The College in the Budget

Bryan Vinson, Jr.

A great controversy has been raging among members of the church for the past few years. The differences that have been discussed have included such related issues as the church support of "orphan homes," "homes for the aged," and the "sponsoring church'' setup. While differing on these vital questions, agreement on other matters has been assumed. It has been generally believed that most of those who feel that the church has the right to contribute to the arrangements mentioned above have, at the same time, denied that it would be right for the church to contribute to colleges which are owned and operated by members of the church.

While it is still my belief that a vast majority of those who endorse the aforementioned arrangements would still oppose the "college in the budget" idea, I feel that our readers should be informed of a danger which is becoming more and more apparent.

Many of the preachers who have energetically attempted to prove the existence of divine authority for current practices are now finding that the logical conclusion to their own "logical" argumentation is the right of the churches to contribute to the colleges. Some are now saying: "Anything the individual can do, the church can do." This, therefore, "authorizes" the church to have banquets, sponsor boy scout troops, support colleges, and engage in just about every other activity which does not violate God's moral law.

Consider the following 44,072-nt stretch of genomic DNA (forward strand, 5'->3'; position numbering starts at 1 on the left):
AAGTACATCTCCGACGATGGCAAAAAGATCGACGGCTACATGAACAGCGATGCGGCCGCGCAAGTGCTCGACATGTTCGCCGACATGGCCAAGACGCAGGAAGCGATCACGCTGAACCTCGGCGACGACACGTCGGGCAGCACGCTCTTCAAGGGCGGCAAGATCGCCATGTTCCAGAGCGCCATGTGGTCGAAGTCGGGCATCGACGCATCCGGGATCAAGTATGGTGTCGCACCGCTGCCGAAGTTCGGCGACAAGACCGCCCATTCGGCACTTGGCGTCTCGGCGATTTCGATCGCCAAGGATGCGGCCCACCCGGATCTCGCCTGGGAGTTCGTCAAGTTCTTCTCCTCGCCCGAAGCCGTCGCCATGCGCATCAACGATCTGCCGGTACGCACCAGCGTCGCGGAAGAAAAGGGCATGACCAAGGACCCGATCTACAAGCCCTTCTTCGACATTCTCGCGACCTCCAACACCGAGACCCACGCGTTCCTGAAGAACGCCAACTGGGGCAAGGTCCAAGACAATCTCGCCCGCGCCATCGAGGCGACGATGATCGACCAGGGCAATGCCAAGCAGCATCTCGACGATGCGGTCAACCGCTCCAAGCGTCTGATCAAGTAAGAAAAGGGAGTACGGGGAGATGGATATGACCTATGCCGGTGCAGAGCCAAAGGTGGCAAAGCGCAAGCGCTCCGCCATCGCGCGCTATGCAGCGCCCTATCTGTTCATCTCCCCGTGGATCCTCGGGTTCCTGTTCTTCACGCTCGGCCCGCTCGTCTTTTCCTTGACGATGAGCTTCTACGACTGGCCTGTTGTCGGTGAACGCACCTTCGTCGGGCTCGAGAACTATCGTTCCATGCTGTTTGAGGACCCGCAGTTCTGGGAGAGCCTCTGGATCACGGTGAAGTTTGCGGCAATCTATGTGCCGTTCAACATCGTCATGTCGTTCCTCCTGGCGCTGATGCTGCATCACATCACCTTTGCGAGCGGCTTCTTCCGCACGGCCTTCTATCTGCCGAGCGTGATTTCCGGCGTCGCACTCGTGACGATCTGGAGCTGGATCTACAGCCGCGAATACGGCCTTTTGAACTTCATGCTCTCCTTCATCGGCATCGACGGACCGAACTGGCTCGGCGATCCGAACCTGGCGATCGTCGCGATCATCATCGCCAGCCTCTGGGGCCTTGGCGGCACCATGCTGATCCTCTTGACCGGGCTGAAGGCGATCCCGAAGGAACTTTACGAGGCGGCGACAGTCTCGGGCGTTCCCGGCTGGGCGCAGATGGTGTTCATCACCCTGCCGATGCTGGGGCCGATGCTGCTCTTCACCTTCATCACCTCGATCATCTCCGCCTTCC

Reliable information has been given to me concerning one of the churches in the Chicago area which has already sent contributions to Magic Valley Christian College in Idaho. And to keep the record straight, it should be noted that the president of this organization has not rejected these contributions, nor requested that the matter should be kept "hush, hush." In fact, the treasurer of the contributing church has indicated that the college president is indeed proud of the gift.

There are other indications that this feeling about accepting contributions from churches is shared by the administrators of other colleges The dean of one of the larger institutions operated by members of the church has reportedly stated: "Who are we to tell the elders of various churches how to spend their money?" I personally know of but two such institutions among us which would neither solicit nor accept contributions from churches.

It is my hope that the extreme liberal position involved in this issue, which will rapidly become the issue, will cause many to awake to the dangers that are before us. But, it is my fear that many who have been slowly drifting away from the old paths will be led to accept this liberal practice. Only time will tell.

Truth Magazine III:4, p. 2
January 1959